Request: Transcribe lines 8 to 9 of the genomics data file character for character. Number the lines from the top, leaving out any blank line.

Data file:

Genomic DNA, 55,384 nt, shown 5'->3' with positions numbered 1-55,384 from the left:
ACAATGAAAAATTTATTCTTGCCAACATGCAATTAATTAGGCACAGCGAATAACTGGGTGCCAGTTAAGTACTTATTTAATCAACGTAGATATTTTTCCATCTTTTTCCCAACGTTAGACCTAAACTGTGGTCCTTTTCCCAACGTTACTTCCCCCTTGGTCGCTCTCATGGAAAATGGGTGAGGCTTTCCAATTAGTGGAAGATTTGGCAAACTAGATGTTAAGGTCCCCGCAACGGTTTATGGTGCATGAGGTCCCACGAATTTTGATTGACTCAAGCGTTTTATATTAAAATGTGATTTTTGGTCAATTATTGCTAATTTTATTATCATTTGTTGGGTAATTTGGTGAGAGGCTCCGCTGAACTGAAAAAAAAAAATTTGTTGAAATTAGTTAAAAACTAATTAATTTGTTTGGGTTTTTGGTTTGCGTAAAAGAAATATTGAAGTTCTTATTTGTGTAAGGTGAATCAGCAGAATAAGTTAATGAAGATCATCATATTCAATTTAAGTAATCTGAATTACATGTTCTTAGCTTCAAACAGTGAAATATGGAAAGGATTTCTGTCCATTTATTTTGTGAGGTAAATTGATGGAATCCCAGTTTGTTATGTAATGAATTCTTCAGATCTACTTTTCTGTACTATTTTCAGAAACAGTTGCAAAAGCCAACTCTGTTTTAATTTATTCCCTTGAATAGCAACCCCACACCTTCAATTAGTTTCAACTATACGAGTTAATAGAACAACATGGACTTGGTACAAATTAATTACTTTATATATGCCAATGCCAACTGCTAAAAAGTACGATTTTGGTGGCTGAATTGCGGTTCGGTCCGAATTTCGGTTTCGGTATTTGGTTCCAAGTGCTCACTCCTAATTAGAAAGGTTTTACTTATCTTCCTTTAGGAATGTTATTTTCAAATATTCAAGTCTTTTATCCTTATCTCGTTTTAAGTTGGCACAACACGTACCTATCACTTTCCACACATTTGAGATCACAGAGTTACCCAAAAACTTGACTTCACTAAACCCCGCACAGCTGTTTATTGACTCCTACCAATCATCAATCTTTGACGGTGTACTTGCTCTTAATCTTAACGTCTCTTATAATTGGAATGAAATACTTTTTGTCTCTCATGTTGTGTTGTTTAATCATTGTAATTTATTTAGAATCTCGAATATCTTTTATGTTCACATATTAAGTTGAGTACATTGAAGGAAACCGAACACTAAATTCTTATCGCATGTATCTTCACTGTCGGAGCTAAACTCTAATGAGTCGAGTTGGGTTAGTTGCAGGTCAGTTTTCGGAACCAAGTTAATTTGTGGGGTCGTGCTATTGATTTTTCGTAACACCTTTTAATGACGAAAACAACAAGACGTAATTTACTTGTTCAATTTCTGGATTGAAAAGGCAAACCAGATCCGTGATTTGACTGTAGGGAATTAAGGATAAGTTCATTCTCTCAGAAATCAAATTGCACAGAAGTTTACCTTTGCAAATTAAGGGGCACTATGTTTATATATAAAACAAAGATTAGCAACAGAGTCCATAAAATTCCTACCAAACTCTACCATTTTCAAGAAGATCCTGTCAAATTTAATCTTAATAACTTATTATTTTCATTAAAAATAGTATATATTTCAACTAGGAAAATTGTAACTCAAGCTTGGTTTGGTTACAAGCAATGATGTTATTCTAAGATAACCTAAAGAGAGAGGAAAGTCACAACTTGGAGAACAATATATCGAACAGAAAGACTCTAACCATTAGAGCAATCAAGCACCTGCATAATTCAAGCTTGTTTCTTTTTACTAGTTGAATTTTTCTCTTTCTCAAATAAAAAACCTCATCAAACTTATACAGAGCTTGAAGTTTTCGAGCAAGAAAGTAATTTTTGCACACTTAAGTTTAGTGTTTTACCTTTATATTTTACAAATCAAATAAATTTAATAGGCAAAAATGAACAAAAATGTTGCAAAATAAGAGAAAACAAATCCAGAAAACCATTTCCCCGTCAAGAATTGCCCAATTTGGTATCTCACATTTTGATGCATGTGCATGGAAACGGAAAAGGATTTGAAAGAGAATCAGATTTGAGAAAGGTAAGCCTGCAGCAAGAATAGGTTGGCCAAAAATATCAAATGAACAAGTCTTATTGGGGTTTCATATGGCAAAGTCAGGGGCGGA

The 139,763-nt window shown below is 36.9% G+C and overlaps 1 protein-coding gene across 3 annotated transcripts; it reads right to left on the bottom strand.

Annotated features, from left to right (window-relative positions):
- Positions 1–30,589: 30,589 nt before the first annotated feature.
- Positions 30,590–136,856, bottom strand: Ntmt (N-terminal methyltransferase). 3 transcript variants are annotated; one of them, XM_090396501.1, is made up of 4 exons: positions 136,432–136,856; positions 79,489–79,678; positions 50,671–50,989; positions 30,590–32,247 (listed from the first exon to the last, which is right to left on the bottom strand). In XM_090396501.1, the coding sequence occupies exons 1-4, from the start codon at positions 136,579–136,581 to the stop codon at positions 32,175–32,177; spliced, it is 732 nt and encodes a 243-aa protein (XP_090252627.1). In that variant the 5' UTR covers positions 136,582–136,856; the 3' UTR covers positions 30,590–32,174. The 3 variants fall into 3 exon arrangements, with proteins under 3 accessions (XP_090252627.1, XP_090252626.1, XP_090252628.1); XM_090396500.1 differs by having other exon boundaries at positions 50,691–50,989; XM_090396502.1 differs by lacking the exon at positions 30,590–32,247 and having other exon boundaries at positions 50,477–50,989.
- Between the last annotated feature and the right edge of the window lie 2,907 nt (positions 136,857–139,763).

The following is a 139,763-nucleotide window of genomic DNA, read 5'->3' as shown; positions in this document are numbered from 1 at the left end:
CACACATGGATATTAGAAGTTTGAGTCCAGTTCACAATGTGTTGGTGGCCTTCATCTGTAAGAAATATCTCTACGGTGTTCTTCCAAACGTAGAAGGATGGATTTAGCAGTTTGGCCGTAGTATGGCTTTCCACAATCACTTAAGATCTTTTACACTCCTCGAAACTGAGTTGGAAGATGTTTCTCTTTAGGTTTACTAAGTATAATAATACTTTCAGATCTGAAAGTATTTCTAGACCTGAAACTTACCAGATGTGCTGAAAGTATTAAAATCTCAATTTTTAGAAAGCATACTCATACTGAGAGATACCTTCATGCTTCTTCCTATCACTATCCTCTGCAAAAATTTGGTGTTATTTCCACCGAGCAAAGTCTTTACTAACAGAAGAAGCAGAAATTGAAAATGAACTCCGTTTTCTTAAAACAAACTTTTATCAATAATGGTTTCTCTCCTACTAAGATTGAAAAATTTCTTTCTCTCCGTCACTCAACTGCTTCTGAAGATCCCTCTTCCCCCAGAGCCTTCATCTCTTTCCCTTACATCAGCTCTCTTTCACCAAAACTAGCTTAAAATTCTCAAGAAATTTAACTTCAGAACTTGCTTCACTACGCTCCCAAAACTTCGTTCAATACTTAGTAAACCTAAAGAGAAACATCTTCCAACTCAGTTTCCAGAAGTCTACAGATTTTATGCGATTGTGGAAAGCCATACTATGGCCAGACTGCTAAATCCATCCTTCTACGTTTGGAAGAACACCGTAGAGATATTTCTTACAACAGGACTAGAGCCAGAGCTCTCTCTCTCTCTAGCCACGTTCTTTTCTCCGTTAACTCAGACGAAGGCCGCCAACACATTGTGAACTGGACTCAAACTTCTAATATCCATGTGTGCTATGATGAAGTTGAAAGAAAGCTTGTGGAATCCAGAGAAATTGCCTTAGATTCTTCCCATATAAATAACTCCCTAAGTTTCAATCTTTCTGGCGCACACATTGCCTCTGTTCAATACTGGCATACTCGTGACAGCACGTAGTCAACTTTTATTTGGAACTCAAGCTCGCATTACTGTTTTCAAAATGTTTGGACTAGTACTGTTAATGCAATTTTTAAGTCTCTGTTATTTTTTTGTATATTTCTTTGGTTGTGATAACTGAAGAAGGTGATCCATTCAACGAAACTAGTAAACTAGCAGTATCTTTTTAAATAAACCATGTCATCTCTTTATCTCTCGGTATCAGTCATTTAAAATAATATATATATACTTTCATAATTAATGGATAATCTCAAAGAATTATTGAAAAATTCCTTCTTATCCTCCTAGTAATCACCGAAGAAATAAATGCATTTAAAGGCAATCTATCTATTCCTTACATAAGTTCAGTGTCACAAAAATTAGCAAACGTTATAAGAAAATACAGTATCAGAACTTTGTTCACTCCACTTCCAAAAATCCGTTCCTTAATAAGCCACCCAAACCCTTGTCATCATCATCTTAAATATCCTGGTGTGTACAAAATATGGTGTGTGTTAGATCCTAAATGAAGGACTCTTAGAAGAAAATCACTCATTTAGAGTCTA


The following is a 139,763-nucleotide window of genomic DNA, read 5'->3' as shown; positions in this document are numbered from 1 at the left end:
CACACATGGATATTAGAAGTTTGAGTCCAGTTCACAATGTGTTGGTGGCCTTCATCTGTAAGAAATATCTCTACGGTGTTCTTCCAAACGTAGAAGGATGGATTTAGCAGTTTGGCCGTAGTATGGCTTTCCACAATCACTTAAGATCTTTTACACTCCTCGAAACTGAGTTGGAAGATGTTTCTCTTTAGGTTTACTAAGTATAATAATACTTTCAGATCTGAAAGTATTTCTAGACCTGAAACTTACCAGATGTGCTGAAAGTATTAAAATCTCAATTTTTAGAAAGCATACTCATACTGAGAGATACCTTCATGCTTCTTCCTATCACTATCCTCTGCAAAAATTTGGTGTTATTTCCACCGAGCAAAGTCTTTACTAACAGAAGAAGCAGAAATTGAAAATGAACTCCGTTTTCTTAAAACAAACTTTTATCAATAATGGTTTCTCTCCTACTAAGATTGAAAAATTTCTTTCTCTCCGTCACTCAACTGCTTCTGAAGATCCCTCTTCCCCCAGAGCCTTCATCTCTTTCCCTTACATCAGCTCTCTTTCACCAAAACTAGCTTAAAATTCTCAAGAAATTTAACTTCAGAACTTGCTTCACTACGCTCCCAAAACTTCGTTCAATACTTAGTAAACCTAAAGAGAAACATCTTCCAACTCAGTTTCCAGAAGTCTACAGATTTTATGCGATTGTGGAAAGCCATACTATGGCCAGACTGCTAAATCCATCCTTCTACGTTTGGAAGAACACCGTAGAGATATTTCTTACAACAGGACTAGAGCCAGAGCTCTCTCTCTCTCTAGCCACGTTCTTTTCTCCGTTAACTCAGACGAAGGCCGCCAACACATTGTGAACTGGACTCAAACTTCTAATATCCATGTGTGCTATGATGAAGTTGAAAGAAAGCTTGTGGAATCCAGAGAAATTGCCTTAGATTCTTCCCATATAAATAACTCCCTAAGTTTCAATCTTTCTGGCGCACACATTGCCTCTGTTCAATACTGGCATACTCGTGACAGCACGTAGTCAACTTTTATTTGGAACTCAAGCTCGCATTACTGTTTTCAAAATGTTTGGACTAGTACTGTTAATGCAATTTTTAAGTCTCTGTTATTTTTTTGTATATTTCTTTGGTTGTGATAACTGAAGAAGGTGATCCATTCAACGAAACTAGTAAACTAGCAGTATCTTTTTAAATAAACCATGTCATCTCTTTATCTCTCGGTATCAGTCATTTAAAATAATATATATATACTTTCATAATTAATGGATAATCTCAAAGAATTATTGAAAAATTCCTTCTTATCCTCCTAGTAATCACCGAAGAAATAAATGCATTTAAAGGCAATCTATCTATTCCTTACATAAGTTCAGTGTCACAAAAATTAGCAAACGTTATAAGAAAATACAGTATCAGAACTTTGTTCACTCCACTTCCAAAAATCCGTTCCTTAATAAGCCACCCAAACCCTTGTCATCATCATCTTAAATATCCTGGTGTGTACAAAATATGGTGTGTGTTAGATCCTAAATGAAGGACTCTTAGAAGAAAATCACTCATTTAGAGTCTA